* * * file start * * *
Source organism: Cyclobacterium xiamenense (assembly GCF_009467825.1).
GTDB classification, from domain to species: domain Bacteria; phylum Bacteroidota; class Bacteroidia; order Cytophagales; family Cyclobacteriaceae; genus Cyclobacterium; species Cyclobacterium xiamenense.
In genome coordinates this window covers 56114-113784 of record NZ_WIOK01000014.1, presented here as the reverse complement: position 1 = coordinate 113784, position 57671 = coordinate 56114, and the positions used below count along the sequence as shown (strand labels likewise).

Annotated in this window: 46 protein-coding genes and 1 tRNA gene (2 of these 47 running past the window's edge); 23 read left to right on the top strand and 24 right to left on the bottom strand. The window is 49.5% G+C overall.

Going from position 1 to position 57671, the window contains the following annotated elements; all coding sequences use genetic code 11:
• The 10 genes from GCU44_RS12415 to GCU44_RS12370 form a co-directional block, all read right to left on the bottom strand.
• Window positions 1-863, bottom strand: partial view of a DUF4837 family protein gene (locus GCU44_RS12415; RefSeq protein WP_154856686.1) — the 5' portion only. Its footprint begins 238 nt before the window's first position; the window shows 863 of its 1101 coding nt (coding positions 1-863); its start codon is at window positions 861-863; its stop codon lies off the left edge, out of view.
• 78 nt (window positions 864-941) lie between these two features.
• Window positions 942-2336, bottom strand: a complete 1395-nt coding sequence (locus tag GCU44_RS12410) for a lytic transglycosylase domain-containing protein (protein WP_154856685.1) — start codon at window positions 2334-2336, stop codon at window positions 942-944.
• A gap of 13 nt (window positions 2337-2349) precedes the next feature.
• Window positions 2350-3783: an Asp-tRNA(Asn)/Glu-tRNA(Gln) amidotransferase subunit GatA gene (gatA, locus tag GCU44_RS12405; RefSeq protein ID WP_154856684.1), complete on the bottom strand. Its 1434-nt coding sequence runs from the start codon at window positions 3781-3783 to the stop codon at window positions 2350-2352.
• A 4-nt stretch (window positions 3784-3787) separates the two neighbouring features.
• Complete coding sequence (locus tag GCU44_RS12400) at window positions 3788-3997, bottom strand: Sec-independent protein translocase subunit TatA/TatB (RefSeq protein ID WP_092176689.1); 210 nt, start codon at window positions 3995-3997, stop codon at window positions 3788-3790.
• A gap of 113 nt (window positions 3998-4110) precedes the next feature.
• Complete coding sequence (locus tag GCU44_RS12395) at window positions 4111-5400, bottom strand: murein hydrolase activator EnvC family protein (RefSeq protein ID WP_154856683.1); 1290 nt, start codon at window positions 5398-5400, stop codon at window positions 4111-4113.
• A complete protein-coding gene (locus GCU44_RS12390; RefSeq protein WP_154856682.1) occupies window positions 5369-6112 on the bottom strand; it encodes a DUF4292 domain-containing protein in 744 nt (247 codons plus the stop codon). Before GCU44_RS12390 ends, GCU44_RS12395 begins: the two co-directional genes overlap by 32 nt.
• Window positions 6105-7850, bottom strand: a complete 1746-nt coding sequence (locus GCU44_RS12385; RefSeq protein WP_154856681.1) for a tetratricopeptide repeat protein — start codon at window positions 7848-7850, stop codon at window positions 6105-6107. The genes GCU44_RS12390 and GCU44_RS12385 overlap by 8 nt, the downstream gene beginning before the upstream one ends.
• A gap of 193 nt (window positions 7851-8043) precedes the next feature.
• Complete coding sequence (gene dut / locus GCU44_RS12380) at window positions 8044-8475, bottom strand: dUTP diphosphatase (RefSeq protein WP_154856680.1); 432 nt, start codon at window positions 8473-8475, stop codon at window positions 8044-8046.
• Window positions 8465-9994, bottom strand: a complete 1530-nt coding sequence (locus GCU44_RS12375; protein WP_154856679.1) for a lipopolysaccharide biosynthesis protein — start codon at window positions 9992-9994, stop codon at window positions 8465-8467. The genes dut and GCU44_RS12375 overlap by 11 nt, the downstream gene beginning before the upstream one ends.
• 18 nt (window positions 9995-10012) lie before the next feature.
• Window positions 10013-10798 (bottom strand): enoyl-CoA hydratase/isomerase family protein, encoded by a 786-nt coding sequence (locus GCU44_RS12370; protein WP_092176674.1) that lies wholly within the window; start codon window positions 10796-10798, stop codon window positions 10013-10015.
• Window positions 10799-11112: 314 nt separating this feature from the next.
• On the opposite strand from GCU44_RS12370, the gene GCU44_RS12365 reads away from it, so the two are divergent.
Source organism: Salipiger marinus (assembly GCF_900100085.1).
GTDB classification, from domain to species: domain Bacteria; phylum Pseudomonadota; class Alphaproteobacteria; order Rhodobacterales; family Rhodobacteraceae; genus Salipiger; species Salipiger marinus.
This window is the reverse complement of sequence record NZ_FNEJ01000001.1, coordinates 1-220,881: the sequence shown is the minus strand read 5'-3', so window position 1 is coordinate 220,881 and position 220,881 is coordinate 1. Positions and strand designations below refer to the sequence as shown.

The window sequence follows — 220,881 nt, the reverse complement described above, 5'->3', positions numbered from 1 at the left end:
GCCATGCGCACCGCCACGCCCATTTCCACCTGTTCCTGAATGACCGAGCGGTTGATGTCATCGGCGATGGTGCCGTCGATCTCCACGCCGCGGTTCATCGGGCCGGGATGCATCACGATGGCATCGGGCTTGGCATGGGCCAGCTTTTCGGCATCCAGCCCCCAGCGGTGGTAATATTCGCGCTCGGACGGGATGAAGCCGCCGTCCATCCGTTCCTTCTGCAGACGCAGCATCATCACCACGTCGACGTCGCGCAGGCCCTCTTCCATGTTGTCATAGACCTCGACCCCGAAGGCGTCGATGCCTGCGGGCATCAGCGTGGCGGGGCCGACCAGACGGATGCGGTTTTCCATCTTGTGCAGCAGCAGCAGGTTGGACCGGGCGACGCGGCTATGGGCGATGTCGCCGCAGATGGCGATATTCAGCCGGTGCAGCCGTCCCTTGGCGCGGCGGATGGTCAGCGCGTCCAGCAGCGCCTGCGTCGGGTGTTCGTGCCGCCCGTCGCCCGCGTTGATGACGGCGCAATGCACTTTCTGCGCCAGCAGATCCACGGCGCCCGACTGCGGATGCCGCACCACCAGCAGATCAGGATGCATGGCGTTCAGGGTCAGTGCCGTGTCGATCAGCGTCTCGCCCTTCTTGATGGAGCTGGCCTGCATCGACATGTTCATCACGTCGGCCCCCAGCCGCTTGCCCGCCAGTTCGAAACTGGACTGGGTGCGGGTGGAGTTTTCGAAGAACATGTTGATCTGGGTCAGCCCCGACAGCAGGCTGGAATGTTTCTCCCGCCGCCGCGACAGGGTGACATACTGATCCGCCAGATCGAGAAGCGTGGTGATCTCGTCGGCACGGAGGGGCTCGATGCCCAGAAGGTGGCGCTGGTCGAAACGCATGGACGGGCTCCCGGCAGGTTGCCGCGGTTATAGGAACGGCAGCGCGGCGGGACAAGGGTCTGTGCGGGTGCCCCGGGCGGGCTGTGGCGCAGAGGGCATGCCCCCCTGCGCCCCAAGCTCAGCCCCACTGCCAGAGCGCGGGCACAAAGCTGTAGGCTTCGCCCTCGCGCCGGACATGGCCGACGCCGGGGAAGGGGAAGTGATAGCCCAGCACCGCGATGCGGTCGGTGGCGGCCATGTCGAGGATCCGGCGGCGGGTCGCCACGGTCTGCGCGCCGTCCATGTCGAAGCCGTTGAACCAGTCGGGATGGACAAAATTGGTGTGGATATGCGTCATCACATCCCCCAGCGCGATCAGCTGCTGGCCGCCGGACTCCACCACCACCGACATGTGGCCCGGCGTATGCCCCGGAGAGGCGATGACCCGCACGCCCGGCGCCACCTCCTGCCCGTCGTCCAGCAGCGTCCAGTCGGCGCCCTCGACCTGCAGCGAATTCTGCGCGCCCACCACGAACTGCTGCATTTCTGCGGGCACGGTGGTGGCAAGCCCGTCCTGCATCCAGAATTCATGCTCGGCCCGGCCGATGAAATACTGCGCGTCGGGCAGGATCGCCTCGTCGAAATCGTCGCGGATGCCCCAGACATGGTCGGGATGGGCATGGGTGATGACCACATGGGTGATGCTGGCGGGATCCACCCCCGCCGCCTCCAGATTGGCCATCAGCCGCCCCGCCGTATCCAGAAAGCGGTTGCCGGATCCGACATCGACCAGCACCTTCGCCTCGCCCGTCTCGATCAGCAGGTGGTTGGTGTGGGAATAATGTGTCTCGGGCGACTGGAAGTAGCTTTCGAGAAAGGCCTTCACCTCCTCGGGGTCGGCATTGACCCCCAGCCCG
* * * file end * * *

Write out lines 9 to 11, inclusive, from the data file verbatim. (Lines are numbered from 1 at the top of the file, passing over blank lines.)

• Window positions 942-2336, bottom strand: a complete 1395-nt coding sequence (locus tag GCU44_RS12410) for a lytic transglycosylase domain-containing protein (protein WP_154856685.1) — start codon at window positions 2334-2336, stop codon at window positions 942-944.
• A gap of 13 nt (window positions 2337-2349) precedes the next feature.
• Window positions 2350-3783: an Asp-tRNA(Asn)/Glu-tRNA(Gln) amidotransferase subunit GatA gene (gatA, locus tag GCU44_RS12405; RefSeq protein ID WP_154856684.1), complete on the bottom strand. Its 1434-nt coding sequence runs from the start codon at window positions 3781-3783 to the stop codon at window positions 2350-2352.